Sunday, March 18, 2012

At little fun...

....can go a long way! It was wonderful to share the delight of her first trip to the beach.  Never have I heard her "say" so much in response to her surroundings.  She would just periodically stop, look at us, and babble away or giggle randomly.  We will be going back next weekend if the weather is nice.  And I can't wait for the warm tidepools we'll play in later this summer. 

Sunday, March 4, 2012


I am pleased to report I have found a job. Its my first one ever in the corporate sector and also the first one I've had in my adult life where I actually work with adults vs. children/teens.  Its an adjustment but I am excited to be able to provide an income.  Likewise, my husband is proud to be daddy-in-charge, taking care of all Evangeline's appointments, therapies and otherwise managing the household.

As my spouse and I switch into our new routines and new roles, there is an adjustment process.  For so long we've been "surviving" and the skills we used to keep putting one foot in front of the other during the very difficult times of diagnosis, NICU, job loss, housing loss, financial stress, shunt surgery and more were great to have....but those skills are not so applicable now that we are trying to really live instead of just survive.

In a rather profound conversation last week, Bj and I discussed how so often in US history, a soldier in some awful far-flung  place of combat, living in the mud and the cold...fearing for his life as well as the survival of the man fighting beside him, wishes for nothing more than to return to his home, his life, his "normal"...and when he finally makes it back limping, tired and relieved, he finds much to his dismay that he no longer knows how to live the way he lived before. He was changed by the trenches. The heightened awareness that allowed him to survive the enemy, the mire and the muck didn't help him at home... yet  he finds himself unable to shut that sense of impending danger off. He feels alone in a crowd.  He has forgotten how to live in peace.  It is a great American tragedy that this still happens to our soldiers today.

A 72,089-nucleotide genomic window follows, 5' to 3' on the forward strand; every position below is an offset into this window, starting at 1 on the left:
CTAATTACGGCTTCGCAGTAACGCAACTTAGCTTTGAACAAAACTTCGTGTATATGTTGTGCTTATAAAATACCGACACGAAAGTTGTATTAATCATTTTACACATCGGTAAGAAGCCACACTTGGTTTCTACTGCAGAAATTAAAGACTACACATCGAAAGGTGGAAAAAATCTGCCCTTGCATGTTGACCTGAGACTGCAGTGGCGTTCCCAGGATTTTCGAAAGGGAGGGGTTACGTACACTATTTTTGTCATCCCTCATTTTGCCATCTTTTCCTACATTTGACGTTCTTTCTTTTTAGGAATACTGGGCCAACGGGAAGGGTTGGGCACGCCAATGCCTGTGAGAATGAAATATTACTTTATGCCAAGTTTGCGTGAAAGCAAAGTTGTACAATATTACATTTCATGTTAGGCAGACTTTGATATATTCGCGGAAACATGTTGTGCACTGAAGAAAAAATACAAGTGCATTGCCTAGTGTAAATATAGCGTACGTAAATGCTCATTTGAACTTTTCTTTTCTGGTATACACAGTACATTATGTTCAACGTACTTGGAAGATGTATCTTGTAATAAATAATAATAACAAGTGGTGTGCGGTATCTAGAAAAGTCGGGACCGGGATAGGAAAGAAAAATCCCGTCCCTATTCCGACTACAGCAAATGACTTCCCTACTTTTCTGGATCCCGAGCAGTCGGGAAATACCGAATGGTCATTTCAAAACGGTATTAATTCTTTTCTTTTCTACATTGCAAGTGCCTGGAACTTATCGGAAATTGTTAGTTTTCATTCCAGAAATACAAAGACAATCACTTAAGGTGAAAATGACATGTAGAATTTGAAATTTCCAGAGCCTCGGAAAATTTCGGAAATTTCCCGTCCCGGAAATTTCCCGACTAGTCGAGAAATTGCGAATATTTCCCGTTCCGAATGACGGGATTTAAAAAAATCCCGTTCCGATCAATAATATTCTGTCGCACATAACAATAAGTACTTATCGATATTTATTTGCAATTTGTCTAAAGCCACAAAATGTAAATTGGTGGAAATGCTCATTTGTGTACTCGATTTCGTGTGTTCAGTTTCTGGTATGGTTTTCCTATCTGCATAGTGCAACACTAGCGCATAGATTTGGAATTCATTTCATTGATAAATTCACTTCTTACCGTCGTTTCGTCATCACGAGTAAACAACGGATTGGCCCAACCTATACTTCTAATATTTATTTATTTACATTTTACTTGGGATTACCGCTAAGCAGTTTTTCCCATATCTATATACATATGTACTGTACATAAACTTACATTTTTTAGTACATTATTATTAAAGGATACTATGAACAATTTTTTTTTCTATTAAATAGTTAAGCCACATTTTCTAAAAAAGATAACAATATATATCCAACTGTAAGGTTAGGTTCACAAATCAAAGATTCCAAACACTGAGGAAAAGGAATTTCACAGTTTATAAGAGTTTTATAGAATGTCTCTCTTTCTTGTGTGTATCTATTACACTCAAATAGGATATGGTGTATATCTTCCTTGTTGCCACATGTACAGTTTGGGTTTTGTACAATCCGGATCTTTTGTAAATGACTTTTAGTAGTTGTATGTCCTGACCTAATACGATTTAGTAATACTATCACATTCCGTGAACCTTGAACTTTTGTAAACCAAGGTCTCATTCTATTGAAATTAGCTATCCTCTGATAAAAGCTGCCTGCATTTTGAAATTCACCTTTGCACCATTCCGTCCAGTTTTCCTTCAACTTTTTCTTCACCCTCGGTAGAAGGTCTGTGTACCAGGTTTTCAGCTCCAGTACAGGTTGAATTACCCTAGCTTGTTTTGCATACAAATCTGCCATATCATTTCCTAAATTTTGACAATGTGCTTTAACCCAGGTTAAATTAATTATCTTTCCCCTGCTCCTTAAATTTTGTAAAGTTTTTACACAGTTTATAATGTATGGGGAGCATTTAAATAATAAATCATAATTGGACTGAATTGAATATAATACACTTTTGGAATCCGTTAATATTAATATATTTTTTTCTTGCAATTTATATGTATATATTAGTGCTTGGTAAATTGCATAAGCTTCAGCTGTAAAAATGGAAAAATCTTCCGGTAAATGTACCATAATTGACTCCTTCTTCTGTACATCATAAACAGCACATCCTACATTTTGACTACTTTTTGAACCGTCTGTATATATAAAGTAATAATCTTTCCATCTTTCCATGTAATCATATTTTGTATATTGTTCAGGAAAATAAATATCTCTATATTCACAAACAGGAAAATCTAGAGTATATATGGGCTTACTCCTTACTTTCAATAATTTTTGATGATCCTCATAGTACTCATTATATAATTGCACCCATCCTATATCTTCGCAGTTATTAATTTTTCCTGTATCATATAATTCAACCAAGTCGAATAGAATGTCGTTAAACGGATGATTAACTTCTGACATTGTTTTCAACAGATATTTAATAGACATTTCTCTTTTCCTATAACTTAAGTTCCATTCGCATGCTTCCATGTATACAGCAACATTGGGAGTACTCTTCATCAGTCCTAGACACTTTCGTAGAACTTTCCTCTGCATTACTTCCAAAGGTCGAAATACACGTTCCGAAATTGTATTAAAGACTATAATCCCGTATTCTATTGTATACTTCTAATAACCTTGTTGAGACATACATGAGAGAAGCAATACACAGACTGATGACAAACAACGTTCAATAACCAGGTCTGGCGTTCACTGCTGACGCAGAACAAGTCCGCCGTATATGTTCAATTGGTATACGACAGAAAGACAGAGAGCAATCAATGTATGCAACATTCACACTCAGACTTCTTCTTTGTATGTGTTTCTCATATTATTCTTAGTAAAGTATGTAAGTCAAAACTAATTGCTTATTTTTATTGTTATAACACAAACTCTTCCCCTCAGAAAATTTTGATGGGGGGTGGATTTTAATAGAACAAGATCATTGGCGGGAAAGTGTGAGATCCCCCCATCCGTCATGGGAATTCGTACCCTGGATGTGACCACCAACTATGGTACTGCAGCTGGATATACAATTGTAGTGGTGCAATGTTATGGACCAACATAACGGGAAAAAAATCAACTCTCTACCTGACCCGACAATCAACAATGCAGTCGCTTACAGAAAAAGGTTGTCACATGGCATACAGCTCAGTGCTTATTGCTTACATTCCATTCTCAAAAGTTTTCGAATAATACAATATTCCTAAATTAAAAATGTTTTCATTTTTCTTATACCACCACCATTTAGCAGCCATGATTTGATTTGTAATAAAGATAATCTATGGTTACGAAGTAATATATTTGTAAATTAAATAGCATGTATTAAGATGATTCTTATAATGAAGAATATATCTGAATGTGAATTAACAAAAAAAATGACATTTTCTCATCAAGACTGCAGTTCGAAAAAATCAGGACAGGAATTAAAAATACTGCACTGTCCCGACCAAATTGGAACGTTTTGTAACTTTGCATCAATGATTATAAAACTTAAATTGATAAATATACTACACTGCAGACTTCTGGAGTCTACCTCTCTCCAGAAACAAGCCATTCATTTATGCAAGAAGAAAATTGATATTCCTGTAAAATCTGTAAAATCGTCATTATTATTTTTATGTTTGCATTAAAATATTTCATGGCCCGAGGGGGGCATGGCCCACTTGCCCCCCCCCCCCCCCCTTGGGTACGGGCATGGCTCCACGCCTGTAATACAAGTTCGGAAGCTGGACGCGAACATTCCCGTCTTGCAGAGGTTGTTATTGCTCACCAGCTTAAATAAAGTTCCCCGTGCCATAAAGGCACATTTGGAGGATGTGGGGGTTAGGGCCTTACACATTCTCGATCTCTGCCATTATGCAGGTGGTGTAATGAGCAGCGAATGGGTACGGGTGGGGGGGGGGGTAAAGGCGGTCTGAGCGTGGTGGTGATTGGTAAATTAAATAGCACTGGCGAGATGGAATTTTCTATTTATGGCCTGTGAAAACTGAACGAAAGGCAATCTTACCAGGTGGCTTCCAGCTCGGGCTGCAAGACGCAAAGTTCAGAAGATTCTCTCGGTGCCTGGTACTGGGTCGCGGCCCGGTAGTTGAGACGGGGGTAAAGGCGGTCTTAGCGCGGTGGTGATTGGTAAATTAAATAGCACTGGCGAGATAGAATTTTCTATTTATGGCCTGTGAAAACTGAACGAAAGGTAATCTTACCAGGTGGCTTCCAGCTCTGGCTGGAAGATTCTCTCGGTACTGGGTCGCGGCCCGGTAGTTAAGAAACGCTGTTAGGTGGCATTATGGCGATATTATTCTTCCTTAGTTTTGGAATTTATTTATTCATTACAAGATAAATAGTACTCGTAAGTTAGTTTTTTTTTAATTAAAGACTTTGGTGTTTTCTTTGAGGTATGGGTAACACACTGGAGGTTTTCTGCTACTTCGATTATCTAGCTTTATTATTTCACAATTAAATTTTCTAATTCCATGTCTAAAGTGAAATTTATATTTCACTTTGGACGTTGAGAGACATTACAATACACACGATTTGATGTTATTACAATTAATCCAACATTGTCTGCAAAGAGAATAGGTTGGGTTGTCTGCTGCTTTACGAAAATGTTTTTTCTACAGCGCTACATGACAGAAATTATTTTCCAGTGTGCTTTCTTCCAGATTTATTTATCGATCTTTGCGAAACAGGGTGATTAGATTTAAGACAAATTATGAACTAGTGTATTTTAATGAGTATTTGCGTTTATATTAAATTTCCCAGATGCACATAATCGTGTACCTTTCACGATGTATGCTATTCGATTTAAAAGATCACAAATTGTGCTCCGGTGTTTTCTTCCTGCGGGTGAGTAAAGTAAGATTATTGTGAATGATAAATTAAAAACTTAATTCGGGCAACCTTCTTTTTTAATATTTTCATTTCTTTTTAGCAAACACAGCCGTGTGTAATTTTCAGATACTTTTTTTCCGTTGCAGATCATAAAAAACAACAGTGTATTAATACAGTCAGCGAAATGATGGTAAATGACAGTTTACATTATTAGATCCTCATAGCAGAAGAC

Likewise, even though Bj and I weren't literally in war, in the beginning we did fear desperately for our child's survival. We "knew" that she would be OK, but that didn't stop me from feeling compelled to get up in the dead of night just so that I could place my hand on her sleeping form and feel her belly rise and fall with breath. I didn't want to loose her or my relationship with my spouse in a melee of hospital visits, depression and fear.  Bj and I will forever be marked by the life we lived this past year but we made it through. Now our next challenge comes in adaption, in making conscious though gradual changes to how we think, and  being in regular communication with one another about what we are going through now and where we want to be in the coming years.  Because that is one thing you can never really see on the battlefield- The future is only a wish or a dream.  For so long, we survived but now we have a future.  One we know is out there even if its still not crystal clear.  During lent we are both fasting and seeking direction for ourselves and our family.  Hopefully, by Easter we will emerge with a clarity that helps us adjust to a life that maybe has a few surprises but also has some consistency, some predictability, some stability. 

I am sure that all moms and dads whose children have had prolonged hospital stays and complicated medical issues feel changed by the experience.  Each of us carry our own scars- each the story of a victory, a survival.  Finding "normal" doesn't come without its challenges but I know in my heart it can happen.  What gives me the courage to try and find it is my daughter's smile. All her hospitalizations have been my stress, my battle- not hers! She isn't bothered, afraid, or discouraged.  She loves life, sees the wonder of every new face, item, ray of sunlight.  For her BJ and I will lay our hyper-alertness down. We will do it day by day, one choice at a time and in doing this we'll wake up one day and find ourselves- all of us- in a beautiful state of ordinary.